Friday, November 30, 2007
Even of not entirely altruistic (or not at all), this gesture may in time save a lot more lives
than all of the legal activism of all Gun control and gun rights movements combined.
Now, I'm perfectly willing to admit my selfishness, I support the right to self-defense, i.e. first me, then my family, then the rest of society. The only thing of you I will defend to the death is your right to a just trial and your right to free speech, I've got no intention to fool you into believing I'd be willing to exchange my life for yours.
Just so you know: next time a political lobbyist organization tells you they're doing it to save lifes, petty please point out that a few bucks could pay for lifesaving medication for a third world child, seriously, over 20 000 firearm deaths a year? what about 27 000 children per day!?
It makes me sick when the VPC tries to claim moral superiority over me. At least I'm not being a hypocrite about it, I'm looking after numbero uno, there, I've said it! All they're doing is trying to feel better about themselves.
The Judge was not charged because "There is insufficient proof to prove beyond a reasonable doubt that Ms. James knowingly possessed the handgun," (Konrad Siller, first assistant prosecutor in Washtenaw County).
Attorney Keith Brais, who claims he also took the gun with him unknowingly, WILL be charged however.
If you've been reading my recent posts, you probably know that I think both men should be charged. If you know me better, you'll also know I'd expect them to be let off with a slap on the wrist, forced to pay legal proceedings, a small fine, and take court mandated firearm safety classes at most.
What bothers me, is the difference between how these two men were threated, based on state law, maybe even their gender and by their profession. They were both equally careless, why should they not face equal (minimal) penalty for their trespasses?
Thursday, November 29, 2007
There's a lot to be learnt from that video up there too. She knew what her kid was in to, but she did not (could not) get him out, and she lost him. I hope to god that her other child has a better future cut out for him than his brother and father.
I'm glad to see that the mother is trying to make a difference. I don't support gun rights because I think guns are the answer to violence, they level the playing field at best. No, the answer to violence is education, hoping to turn people into productive and harmless citizens. I guess that woman knows it as well.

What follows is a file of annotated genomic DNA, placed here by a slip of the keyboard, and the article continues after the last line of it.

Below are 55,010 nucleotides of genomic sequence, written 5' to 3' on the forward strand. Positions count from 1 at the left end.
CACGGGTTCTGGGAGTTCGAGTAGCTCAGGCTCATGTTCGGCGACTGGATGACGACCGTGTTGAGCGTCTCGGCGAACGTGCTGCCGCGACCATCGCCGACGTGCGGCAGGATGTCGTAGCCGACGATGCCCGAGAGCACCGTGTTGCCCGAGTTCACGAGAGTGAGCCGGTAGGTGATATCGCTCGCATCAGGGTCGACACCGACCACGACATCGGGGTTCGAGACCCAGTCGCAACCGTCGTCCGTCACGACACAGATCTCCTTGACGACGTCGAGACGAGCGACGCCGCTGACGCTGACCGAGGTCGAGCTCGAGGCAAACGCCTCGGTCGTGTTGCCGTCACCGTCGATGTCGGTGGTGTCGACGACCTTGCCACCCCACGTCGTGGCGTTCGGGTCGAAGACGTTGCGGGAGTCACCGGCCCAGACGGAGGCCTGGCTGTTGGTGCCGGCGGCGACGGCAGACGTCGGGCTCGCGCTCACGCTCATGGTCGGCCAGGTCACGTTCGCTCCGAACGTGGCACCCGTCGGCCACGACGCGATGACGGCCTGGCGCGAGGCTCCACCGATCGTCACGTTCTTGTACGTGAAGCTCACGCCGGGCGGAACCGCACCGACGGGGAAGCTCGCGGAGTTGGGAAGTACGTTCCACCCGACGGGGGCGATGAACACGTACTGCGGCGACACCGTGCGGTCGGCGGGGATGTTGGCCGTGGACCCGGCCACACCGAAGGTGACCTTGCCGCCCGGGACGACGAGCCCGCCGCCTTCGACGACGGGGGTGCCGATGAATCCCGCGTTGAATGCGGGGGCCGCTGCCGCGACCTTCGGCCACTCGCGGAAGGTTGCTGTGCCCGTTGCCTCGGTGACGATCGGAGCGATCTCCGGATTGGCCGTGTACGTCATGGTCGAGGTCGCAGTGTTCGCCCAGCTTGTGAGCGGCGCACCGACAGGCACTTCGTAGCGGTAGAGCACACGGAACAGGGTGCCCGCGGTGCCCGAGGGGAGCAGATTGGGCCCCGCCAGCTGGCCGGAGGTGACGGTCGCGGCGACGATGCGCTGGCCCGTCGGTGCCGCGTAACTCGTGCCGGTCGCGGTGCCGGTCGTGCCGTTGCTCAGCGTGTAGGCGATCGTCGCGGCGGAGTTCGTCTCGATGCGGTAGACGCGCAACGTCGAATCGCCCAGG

I don't pity the son because I never pity the dead, they might be better off than the happiest person here on earth* I only wish he would have lived a different life, for his sake and for that of those close to him. What I do pity is that he got on a train of consequences before being of age where one can realize the full scope of his decisions, which makes educating our youth even more important.
I do look in anger at organizations like the VPC, who will count this death towards children killed by guns and people killed by intimate acquaintances, without even stopping to talk to people about children growing up in a world with little perspective of a future. Where education is looked down upon, and kindness exploited. Where violence is glorified and where crime becomes a way of life.
Call me a bigot for being one of the most arduous supporters of gun rights if you which, but know that I'm not as narrow minded as the supporters of common sense gun control.
*I'm a devote agnost, and in spite of my disdain for organized religion, I profoundly believe in an afterlife.
Roughly a pound of better-than-weapons-grade uranium was seized by Slovakian police, who suspect it was going to end up in terrorist hands (Telegraph, Fox) Even though the uranium would have been "good" enough to manufacture a nuclear bomb (I'm not sure if was enough, mind that there's no such thing as a small nuclear weapon), the long half life of uranium 235 would have also made it prime material for a so called "dirty" bomb.
Another success was the uprooting of a liberty city based terror cell who planned to commit a 9-11 style terrorist attack. The Miami herald reports of how the group of seven was infiltrated by the FBI. That's what I call great work from the feds, which will hopefully mae the US a safer nation.
What I miss in both of these stories; where are all the guns? The Brady campaign has many convinced that the US legislation concerning firearms would be a major pull for terrorists, but where are they? Eastern Europe is riddled with small arms, where are the big busts of terrorists attempting to buy those guns? If a homegrown terror cell was willing to commit to staging a 9-11 imitation, surely there must exist such cells who intend to gun down people in ways only the violence policy center can imagine?